Australian medical device company, Oventus Medical Ltd., has received clearance from the U.S. Food and Drug Administration (FDA) for the O2VENTTM device, an oral appliance intended to reduce or alleviate snoring and mild to moderate obstructive sleep apnoea (OSA).
The clearance marks an important milestone for Oventus, validating the company’s technology as it prepares to target international markets, including the US.
The US is a significant market for anti-snoring devices, with the US Sleep Foundation estimating that 37 million Americans regularly suffer from snoring, while the US National Institutes of Health estimate 12-18 million US adults have sleep apnoea.
The global sleep disordered breathing market is estimated to be worth $50 billion annually.
Oventus Managing Director and Chief Executive Officer, Neil Anderson said:
The O2VENT is the Company’s first medical device to receive FDA clearance, and is consequently an important milestone for us as we strive to bring our innovative product portfolio to the global market to benefit those that suffer from OSA or snore excessively.
The device, which was created by Brisbane dentist Dr Chris Hart, who founded Oventus and is the company’s Clinical Director, is indicated for use during sleep to aid in the treatment of snoring and OSA.
The O2VENT is a 3D printed titanium mandibular (jaw) advancement device fitted in a patient’s mouth. It has an airway that directs air to the back of the throat and bypasses nasal, soft palate obstructions and tongue obstructions. The device is unique in its innovative design and is protected by a strong portfolio of patent applications (IP).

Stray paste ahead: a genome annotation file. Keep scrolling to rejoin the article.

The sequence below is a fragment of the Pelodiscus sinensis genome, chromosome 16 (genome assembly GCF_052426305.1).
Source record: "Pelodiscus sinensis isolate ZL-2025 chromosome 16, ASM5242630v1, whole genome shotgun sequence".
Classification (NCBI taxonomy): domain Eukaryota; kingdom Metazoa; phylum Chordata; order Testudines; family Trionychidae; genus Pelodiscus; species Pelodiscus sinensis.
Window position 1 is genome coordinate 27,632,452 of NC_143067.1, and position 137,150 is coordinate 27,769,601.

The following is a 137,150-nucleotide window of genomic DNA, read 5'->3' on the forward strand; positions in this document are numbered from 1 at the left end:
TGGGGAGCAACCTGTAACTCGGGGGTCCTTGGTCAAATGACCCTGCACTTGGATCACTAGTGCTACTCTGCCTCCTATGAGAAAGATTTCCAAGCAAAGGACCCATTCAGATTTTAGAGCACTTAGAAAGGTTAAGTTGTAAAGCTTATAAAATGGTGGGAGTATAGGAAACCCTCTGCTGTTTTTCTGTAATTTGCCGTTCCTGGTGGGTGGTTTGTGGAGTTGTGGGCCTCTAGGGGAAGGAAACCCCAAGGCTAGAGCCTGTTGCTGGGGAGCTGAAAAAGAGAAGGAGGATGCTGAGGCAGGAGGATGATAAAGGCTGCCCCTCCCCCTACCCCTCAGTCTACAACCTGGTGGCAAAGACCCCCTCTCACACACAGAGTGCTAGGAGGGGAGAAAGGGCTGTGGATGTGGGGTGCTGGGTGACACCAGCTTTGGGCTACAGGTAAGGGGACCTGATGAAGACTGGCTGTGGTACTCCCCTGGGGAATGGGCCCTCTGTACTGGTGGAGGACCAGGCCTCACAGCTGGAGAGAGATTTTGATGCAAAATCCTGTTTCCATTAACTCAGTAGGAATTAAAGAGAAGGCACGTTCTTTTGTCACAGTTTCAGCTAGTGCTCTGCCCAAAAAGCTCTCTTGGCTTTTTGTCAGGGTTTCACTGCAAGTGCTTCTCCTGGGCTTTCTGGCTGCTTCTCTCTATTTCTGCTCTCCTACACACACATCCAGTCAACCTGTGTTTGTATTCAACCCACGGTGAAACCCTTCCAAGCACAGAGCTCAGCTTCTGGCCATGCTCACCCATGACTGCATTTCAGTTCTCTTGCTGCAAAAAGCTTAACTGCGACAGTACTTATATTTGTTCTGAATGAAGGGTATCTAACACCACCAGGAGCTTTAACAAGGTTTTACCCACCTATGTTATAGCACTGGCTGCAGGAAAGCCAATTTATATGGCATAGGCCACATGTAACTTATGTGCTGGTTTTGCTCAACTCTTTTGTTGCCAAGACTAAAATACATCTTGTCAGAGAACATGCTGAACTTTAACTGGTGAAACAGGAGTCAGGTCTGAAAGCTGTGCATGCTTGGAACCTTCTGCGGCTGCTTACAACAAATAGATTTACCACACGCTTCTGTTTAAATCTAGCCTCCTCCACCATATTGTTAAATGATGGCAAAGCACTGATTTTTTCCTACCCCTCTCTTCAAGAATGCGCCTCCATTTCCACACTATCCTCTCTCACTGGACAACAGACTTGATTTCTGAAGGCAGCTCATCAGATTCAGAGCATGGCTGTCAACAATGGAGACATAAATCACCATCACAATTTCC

The device already is registered with the Therapeutic Goods Administration (TGA) in Australia and is on market and generating revenue for the company. TGA registration also paves the way for launch into key European and Asian markets.
A recent clinical study in Australia showed the O2VENT is successful in treating OSA and that snoring was either eliminated or significantly reduced in 100 per cent of patients. The positive results included those people who had nasal obstructions and mainly breathed through their mouths, including when they were asleep.
Dr Hart said:
The recent clinical data strongly supports its superior performance and clearly demonstrates its effectiveness in treating a range of sleep disorders. It also improves oxygen levels for patients.
It means a greater number of patients who are CPAP intolerant or mild to moderate sufferers of sleep apnoea now have an alternative treatment option available.